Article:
Every year, the music industry converges on Austin for its own version of March Madness. South by Southwest draws performers, professionals and fans from around the world for panels and speakers by day followed by concerts galore by night in the town's myriad music venues.

Every year, the music industry converges on Austin for its own version of March Madness. South by Southwest draws performers, professionals and fans from around the world for panels and speakers by day followed by concerts galore by night in the town's myriad music venues.

The party keeps expanding as countless unaffiliated concerts spring up to provide free music (and sometimes free booze) day and night. So there's no shortage of sounds to soak in. And soak it in I did.

South by South Best: 10 winsome displays

1. Liars - Magnetic, malevolent and brutal, Angus Andrew and company lambasted my senses with dark yet euphoric art punk. Get these guys to Columbus pronto.

2. Efterklang - The Danish act blended Coldplay's pop touch with Sigur Ros' epic ambition and stitched it all together with a sense of boundless joy evident from the glowing grins on their faces. Ditto on booking this crew in Columbus.

3. The Entrance Band - Drug-fueled psychedelic shredding at the intersection of dynamic songwriting, airtight musicianship and free-flowing fury. They play Columbus a lot. Go.

4. Real Estate - With their ambling Sonic Youth guitars set against summery Shins-style pop, this distinctly suburban band felt like they were conceived just for me.

5. Sharon Jones & the Dap-Kings -I knew soul sister could sing, but I had no idea she could strut.

6. The Morning Benders - Looking like 12-year-olds, the Grizzly Bear disciples showed their moody, ornate chamber pop has a personality of its own.

7. So Cow - Like the Entrance Band, So Cow plays Columbus frequently. The similarities end there. These Irishmen specialize in clever, punchy pop-punk that's instantly endearing.

8. Fool's Gold - This Afro-pop act featuring The Sun's Brad Caulkins built rich layers of vibrant sonics and started a party everywhere they played.

9. Dam-Funk - Who knew a man, his laptop and his keytar could amount to such a captivating show? Smooth, futuristic synth sounds were a fine background for crooned non-sequiturs like "I don't even f--- with Tiger Woods, n----!"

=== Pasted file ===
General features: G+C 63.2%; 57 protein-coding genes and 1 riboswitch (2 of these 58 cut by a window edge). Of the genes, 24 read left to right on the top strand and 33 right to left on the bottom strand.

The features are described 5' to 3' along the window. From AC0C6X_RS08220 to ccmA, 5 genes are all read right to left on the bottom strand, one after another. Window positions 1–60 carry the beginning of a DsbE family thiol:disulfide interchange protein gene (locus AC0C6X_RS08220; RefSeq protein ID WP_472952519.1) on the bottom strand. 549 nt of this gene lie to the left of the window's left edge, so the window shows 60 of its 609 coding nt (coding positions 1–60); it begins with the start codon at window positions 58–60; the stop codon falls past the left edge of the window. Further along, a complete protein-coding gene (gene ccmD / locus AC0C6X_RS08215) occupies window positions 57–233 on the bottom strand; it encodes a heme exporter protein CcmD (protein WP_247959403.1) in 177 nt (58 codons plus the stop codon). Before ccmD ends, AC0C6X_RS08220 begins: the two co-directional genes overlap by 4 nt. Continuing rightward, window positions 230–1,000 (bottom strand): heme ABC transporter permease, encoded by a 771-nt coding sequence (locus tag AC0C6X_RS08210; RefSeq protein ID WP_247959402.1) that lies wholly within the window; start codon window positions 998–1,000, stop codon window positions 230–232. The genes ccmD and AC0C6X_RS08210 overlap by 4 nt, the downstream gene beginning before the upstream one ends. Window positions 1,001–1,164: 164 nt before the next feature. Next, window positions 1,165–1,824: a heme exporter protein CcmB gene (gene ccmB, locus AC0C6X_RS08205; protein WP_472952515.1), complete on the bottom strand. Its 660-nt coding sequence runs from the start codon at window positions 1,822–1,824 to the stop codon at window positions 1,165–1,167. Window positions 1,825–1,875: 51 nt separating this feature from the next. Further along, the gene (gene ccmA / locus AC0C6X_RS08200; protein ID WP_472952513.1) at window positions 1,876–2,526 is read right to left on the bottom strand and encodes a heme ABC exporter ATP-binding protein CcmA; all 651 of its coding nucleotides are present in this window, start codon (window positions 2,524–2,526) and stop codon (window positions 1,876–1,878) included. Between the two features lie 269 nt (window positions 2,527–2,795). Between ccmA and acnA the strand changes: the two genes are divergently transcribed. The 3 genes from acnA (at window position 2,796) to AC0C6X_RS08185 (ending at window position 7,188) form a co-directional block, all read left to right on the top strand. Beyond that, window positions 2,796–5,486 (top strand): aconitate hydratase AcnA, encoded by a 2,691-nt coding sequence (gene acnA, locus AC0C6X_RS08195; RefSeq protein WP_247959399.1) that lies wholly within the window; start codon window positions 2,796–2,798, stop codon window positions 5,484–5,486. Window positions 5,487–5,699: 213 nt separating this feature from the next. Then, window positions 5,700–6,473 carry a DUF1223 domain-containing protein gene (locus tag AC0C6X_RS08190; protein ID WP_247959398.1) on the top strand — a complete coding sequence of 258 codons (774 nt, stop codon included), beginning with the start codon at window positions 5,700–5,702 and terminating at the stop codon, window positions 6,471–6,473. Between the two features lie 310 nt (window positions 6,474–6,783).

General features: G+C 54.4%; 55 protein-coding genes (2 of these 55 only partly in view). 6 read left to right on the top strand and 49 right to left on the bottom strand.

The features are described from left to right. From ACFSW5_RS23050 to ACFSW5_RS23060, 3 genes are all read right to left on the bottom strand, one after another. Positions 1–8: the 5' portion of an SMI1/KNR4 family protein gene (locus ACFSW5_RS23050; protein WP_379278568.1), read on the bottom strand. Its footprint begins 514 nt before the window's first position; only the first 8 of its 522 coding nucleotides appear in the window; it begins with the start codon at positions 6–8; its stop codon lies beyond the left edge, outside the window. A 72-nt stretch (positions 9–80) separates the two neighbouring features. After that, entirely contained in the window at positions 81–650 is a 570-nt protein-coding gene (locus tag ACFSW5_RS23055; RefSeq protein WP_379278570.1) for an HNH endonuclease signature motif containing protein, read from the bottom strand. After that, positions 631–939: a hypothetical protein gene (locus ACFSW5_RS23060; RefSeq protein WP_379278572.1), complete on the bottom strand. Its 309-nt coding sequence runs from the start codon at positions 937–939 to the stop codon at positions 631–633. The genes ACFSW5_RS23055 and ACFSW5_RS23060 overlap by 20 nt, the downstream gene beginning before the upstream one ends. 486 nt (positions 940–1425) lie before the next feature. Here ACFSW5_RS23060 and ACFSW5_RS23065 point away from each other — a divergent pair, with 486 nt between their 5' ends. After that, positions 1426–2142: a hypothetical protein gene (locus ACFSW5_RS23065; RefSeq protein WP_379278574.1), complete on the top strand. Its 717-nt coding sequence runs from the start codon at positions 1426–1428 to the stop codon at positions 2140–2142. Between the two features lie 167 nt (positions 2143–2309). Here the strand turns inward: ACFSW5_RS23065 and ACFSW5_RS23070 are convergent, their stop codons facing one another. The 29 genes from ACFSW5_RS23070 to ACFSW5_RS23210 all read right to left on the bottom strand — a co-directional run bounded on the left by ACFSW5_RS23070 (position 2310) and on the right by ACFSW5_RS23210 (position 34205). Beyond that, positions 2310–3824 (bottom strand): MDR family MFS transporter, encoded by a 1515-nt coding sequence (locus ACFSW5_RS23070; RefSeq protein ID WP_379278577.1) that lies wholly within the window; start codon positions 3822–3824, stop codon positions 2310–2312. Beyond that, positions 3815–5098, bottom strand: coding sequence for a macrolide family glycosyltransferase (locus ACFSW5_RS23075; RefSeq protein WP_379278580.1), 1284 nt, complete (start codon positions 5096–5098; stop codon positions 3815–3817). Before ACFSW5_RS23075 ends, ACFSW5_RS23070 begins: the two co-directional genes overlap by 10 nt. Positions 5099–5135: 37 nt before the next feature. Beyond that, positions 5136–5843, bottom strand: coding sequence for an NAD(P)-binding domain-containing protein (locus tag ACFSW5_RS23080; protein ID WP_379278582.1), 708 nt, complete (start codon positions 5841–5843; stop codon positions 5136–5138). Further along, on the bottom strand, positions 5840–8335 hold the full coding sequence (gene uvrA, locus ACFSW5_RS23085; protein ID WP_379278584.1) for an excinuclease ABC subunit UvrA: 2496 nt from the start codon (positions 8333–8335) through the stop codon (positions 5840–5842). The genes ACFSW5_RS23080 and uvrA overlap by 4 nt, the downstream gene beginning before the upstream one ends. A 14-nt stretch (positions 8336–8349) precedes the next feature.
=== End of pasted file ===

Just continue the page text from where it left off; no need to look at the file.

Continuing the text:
10. Shilpa Ray and Her Happy Hookers - Ray's harmonium-infused garage rock knocked my socks off. I've never heard such fierce barking and howling from such a tiny lady.

South by South Worst: Three big disappointments

1. Broken Bells - The new project from Danger Mouse and The Shins' James Mercer was a snooze - pedestrian pop performed by slumbering indie-rock zombies.

2. Sleigh Bells - A bad year for "Bells" bands, I suppose. The guy-gal duo's overblown electro-pop plus overblown guitars formula sounds great on my car stereo but translated to a flimsy live show.

3. Everybody Was In the French Resistance ... Now! - Art Brut's Eddie Argos is too obnoxious removed from the bang-bang rock 'n' roll that rocketed him to indie stardom. At least his girlfriend gets to be in the band now.

Locals in Austin

A handful of Columbus bands played official showcases, while several others showed up in Austin for concurrent events.

As for the official participants, The Main Street Gospel brought blistering, bluesy psych rock to the Tee Pee showcase, while brothers in arms Mount Carmel showcased for Siltbreeze. Lydia Loveless turned heads with sweet, twangy ditties. Attack! Attack!'s screamo-trance-crunk hybrid elicited ecstatic responses from stage-diving youth in two appearances.

Other visitors included rap veterans Greenhouse (Blueprint and Illogic), ballsy roots rockers Two Cow Garage and thrashers-to-watch Struck by Lightning, each of whom showed up Saturday to unofficially wrap SXSW madness into their tours. Garage rockers Chelsea Automatic played an in-store for a sweaty, enthusiastic audience at Trailer Space Records.